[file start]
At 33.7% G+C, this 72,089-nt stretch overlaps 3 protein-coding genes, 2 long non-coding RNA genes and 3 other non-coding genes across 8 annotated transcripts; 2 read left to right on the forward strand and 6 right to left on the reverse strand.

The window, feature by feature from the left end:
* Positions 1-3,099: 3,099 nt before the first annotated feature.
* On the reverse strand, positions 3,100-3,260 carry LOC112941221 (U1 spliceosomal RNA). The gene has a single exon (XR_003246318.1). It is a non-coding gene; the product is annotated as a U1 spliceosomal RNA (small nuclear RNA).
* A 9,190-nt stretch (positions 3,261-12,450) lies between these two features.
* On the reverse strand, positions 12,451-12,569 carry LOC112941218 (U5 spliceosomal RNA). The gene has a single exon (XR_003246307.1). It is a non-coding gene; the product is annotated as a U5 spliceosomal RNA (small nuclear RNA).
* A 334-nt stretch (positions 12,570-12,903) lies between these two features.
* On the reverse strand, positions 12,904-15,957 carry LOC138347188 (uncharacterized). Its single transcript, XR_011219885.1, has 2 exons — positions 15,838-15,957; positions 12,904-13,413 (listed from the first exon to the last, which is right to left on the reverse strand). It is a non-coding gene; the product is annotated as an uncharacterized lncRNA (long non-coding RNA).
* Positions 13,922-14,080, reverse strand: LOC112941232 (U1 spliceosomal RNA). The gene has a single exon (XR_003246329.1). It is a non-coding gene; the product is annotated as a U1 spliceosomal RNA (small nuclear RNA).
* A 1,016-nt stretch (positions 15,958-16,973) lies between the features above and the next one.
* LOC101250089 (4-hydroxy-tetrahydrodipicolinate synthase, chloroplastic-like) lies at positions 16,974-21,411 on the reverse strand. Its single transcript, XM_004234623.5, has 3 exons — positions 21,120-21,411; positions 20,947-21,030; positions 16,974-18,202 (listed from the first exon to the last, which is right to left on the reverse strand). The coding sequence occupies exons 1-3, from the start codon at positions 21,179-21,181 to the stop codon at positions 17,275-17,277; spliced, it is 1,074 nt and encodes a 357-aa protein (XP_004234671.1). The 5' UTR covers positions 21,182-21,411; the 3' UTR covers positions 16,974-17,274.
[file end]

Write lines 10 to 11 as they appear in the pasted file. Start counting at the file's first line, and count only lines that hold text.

* A 1,016-nt stretch (positions 15,958-16,973) lies between the features above and the next one.
* LOC101250089 (4-hydroxy-tetrahydrodipicolinate synthase, chloroplastic-like) lies at positions 16,974-21,411 on the reverse strand. Its single transcript, XM_004234623.5, has 3 exons — positions 21,120-21,411; positions 20,947-21,030; positions 16,974-18,202 (listed from the first exon to the last, which is right to left on the reverse strand). The coding sequence occupies exons 1-3, from the start codon at positions 21,179-21,181 to the stop codon at positions 17,275-17,277; spliced, it is 1,074 nt and encodes a 357-aa protein (XP_004234671.1). The 5' UTR covers positions 21,182-21,411; the 3' UTR covers positions 16,974-17,274.